7 Powerful Facebook Statistics You Should Know About

Sure, knowing when to post on Facebook is important, but it's not the be-all and end-all of running a Facebook page with maximum impact and engagement.

One of the things we focus on most at Buffer is the best time to post to Twitter and Facebook. This is because we want to help you get more engagement with your audience, which is beneficial for everyone.

While the best time to post is definitely important, there are some other things to keep in mind. I had a look at what kind of updates work best for Facebook pages to increase interaction and found seven interesting statistics that you’ll probably find useful if you’re trying to make your page more engaging.

1. Photo posts get 39% more interaction

Not only do photo posts get more engagement than links, videos or text-based updates, they actually account for 93% of the most engaging posts on Facebook. According to Kissmetrics, photos get 53% more likes, 104% more comments and 84% more click-throughs on links than text-based posts. And as we’ve mentioned before, self-explanatory photos seem to perform best.

Wishpond’s data says that overall, photo posts get 120% more engagement than the average post, and photo albums actually get 180% more engagement. This was a surprising one for me, but it seems that if you have multiple images to share, you’d be better of putting them into a Facebook album than publishing separate photo posts.

Especially Buffer’s new image posting feature let’s you right-click any image on the web and then share it in full-size to your wall in seconds. No more downloading, uploading nightmare here.

2. Shorter posts get 23% more interaction

Writing shorter posts isn’t just handy on Twitter. Keeping your posts below 250 characters can get you 60% more engagement than you might otherwise see. You can even get up to 66% more engagement if you cut it down to less than 80 characters.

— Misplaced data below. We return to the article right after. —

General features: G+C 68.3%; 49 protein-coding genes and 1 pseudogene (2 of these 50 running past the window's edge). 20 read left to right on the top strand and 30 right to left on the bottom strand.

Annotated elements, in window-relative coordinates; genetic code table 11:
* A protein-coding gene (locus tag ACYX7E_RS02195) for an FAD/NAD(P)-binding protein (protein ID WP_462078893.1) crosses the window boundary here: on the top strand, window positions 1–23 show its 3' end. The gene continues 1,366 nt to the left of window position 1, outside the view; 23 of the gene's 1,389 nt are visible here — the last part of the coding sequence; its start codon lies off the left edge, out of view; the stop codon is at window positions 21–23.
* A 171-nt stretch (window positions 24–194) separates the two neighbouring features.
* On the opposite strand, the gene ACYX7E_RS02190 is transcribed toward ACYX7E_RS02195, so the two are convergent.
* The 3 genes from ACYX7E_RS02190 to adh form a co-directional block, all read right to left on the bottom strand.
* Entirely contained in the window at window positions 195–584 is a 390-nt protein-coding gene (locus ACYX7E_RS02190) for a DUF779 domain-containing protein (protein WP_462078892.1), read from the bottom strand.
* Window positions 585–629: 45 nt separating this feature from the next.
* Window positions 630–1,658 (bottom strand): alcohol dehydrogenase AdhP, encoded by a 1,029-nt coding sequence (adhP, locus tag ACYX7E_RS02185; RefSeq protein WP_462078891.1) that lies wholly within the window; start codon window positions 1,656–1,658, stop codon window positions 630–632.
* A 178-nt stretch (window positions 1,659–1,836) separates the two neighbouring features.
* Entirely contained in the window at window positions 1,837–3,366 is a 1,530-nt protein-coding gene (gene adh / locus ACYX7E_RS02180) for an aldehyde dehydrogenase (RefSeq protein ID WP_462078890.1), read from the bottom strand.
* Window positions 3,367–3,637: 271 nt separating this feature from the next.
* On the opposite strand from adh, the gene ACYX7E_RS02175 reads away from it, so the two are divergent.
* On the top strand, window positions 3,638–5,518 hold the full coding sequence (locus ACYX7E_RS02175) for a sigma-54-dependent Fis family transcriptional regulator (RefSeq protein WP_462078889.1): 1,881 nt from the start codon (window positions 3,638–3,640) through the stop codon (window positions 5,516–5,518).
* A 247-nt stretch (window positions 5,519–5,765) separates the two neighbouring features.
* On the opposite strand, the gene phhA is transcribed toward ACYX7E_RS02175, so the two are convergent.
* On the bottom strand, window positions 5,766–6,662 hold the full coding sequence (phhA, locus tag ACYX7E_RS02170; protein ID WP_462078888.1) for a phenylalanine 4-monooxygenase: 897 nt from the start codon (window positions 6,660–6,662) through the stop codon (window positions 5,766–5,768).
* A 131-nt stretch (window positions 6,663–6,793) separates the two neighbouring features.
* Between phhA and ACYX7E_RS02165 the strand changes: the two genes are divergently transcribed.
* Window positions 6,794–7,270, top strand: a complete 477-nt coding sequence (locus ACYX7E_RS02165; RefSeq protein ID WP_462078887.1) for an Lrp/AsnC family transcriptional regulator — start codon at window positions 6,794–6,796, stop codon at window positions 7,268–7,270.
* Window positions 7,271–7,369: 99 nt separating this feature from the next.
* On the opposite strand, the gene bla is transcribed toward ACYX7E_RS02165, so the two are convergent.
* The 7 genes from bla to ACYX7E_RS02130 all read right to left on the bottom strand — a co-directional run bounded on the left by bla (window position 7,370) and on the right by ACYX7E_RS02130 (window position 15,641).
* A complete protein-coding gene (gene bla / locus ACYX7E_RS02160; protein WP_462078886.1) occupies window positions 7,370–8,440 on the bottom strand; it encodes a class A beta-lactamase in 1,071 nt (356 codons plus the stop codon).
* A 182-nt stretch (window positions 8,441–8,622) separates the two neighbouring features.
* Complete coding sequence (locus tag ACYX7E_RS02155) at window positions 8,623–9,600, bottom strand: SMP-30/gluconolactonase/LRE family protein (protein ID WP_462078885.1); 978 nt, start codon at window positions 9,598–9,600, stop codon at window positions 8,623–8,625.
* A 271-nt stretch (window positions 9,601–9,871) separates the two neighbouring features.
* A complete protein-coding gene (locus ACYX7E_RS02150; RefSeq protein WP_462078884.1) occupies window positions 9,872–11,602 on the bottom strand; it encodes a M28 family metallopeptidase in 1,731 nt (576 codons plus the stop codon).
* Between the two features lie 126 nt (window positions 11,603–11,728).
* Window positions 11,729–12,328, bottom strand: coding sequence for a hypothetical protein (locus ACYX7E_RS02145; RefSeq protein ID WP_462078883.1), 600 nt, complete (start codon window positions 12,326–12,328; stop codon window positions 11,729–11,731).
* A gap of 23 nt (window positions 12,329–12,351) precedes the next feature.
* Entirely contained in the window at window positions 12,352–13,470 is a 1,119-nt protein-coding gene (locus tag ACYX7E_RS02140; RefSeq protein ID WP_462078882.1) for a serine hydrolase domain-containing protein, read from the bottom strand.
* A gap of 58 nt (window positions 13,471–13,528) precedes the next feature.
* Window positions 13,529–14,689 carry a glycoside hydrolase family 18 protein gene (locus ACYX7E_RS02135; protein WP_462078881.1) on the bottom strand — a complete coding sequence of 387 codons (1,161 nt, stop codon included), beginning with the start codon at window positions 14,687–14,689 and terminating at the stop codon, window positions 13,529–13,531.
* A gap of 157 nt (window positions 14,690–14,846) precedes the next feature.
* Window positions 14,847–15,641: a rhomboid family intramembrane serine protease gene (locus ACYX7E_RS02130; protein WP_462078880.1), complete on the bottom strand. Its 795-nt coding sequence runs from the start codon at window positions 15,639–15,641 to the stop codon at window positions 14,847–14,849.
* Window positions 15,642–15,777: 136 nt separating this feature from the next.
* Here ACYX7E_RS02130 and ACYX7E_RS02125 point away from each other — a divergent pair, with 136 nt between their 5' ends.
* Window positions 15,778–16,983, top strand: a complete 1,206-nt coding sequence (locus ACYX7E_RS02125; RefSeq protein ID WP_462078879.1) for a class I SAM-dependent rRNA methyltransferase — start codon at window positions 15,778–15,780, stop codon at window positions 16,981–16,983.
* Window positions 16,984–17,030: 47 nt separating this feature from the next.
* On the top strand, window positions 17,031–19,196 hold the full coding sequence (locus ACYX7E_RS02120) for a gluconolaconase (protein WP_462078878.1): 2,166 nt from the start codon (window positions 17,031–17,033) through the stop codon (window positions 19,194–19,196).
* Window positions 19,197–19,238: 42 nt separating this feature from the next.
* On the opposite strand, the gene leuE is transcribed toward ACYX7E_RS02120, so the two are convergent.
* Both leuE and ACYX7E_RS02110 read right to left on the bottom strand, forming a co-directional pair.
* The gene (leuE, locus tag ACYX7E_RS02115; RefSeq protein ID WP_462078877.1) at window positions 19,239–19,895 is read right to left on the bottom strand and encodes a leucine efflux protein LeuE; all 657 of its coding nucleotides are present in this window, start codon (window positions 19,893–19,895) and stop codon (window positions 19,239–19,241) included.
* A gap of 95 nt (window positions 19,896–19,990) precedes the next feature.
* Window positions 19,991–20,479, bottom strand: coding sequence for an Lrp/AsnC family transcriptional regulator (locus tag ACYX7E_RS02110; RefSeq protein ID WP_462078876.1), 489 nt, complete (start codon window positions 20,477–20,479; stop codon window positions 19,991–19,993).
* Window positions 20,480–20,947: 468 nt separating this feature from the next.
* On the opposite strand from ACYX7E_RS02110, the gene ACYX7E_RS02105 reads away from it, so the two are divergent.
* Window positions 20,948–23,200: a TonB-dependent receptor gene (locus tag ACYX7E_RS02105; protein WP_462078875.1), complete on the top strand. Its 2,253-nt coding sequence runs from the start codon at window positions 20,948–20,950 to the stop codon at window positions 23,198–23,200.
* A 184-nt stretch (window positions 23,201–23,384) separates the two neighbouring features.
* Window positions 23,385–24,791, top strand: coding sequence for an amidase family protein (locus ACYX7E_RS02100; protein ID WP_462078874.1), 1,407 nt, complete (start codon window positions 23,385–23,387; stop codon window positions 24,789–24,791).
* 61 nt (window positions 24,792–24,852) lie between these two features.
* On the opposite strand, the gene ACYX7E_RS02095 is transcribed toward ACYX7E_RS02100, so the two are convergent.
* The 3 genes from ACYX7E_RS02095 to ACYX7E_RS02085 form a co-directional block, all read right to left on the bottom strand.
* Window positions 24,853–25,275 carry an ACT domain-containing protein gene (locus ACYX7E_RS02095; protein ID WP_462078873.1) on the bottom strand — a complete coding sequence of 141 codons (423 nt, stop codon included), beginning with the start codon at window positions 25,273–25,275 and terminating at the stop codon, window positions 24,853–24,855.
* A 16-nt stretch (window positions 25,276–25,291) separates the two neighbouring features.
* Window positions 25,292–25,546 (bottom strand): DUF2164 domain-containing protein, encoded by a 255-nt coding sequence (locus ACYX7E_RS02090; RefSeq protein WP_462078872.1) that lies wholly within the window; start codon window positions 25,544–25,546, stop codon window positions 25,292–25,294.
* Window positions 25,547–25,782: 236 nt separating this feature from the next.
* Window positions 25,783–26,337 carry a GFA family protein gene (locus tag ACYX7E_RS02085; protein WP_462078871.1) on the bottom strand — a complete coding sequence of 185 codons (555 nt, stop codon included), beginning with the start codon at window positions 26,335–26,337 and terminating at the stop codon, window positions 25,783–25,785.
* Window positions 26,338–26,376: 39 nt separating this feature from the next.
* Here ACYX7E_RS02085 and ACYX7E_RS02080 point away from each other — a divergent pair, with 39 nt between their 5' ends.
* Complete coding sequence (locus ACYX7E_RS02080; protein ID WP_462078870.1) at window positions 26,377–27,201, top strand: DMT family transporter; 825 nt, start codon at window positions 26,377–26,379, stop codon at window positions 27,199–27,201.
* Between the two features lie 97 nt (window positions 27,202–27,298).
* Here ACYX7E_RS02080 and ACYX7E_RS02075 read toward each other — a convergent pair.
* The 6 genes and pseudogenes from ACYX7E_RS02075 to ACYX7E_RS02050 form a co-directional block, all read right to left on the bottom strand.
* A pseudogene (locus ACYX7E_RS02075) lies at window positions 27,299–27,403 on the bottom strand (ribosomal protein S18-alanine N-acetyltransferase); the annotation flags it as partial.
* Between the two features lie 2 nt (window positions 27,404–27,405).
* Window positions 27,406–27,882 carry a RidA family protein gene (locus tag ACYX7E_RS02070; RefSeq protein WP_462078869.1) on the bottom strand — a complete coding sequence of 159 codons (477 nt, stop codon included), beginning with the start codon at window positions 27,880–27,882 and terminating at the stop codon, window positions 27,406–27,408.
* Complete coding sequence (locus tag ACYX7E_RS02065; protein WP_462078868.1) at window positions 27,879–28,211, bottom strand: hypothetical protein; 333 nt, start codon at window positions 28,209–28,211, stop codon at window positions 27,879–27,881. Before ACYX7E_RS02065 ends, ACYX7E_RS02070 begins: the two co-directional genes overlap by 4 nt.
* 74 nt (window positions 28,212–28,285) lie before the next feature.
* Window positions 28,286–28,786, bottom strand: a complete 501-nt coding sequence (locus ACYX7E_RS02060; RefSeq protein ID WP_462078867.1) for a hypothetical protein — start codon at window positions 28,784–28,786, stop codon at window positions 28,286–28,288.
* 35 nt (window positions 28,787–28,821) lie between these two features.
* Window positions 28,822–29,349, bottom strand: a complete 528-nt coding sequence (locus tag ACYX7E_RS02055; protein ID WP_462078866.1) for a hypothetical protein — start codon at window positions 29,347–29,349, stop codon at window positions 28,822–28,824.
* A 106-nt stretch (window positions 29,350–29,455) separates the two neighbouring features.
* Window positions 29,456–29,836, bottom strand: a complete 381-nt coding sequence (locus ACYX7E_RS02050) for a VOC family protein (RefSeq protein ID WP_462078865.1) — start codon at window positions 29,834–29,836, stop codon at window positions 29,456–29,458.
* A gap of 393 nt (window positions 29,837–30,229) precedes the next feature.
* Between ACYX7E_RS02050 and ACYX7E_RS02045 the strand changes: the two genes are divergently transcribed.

Either way, the result seems to be that getting to the point quickly and concisely works best. Perhaps that’s why Facebook fans like photo posts so much?

Especially looking at the overall Social Media statistics for other social networks, it’s really interesting how this stacks up to other platforms.

3. Using emoticons increases comments by 33%

If you thought emoticons were only for teens, you might want to rethink that idea. According to this AMEX OPEN Forum infographic, emoticons can make a big difference to your engagement rates. No only do posts with emoticons get 33% more comments, they also get shared 33% more often. Even better: they get liked 57% more often than posts without emoticons.

Emoticons tend to add a more human side to your communications, and it seems like this comes across fairly well with users.

Engagement rates on Thursday and Friday are 18% higher

Compared to other days in the week, Buddymedia’s study found that engagement rates for Facebook are 18% higher on Thursdays and Fridays. As they put it, "the less people want to be at work, the more they are on Facebook!"

The study also looked at different industries, including sports, retail, automotive, and health care, to see which days worked best in each industry. Although they did vary, most of them sat around the end of the week, from Wednesday-Friday. Apparently no industry has users that are engaged on Mondays or Tuesdays!

To find out more about the best times to post to Facebook, we’ve also written an extensive guide that you might find useful.

5. Question posts get 100% more comments